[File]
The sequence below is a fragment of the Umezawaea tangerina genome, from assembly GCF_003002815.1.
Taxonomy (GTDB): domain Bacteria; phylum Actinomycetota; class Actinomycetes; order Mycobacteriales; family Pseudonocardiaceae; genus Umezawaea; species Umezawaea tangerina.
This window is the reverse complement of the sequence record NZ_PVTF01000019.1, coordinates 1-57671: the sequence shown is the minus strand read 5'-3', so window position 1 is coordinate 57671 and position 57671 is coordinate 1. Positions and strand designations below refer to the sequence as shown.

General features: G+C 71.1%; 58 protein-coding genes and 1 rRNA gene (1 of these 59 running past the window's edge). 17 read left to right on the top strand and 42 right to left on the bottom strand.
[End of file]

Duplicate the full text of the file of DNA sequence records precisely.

The sequence below is a fragment of the Umezawaea tangerina genome, from assembly GCF_003002815.1.
Taxonomy (GTDB): domain Bacteria; phylum Actinomycetota; class Actinomycetes; order Mycobacteriales; family Pseudonocardiaceae; genus Umezawaea; species Umezawaea tangerina.
This window is the reverse complement of the sequence record NZ_PVTF01000019.1, coordinates 1-57671: the sequence shown is the minus strand read 5'-3', so window position 1 is coordinate 57671 and position 57671 is coordinate 1. Positions and strand designations below refer to the sequence as shown.

General features: G+C 71.1%; 58 protein-coding genes and 1 rRNA gene (1 of these 59 running past the window's edge). 17 read left to right on the top strand and 42 right to left on the bottom strand.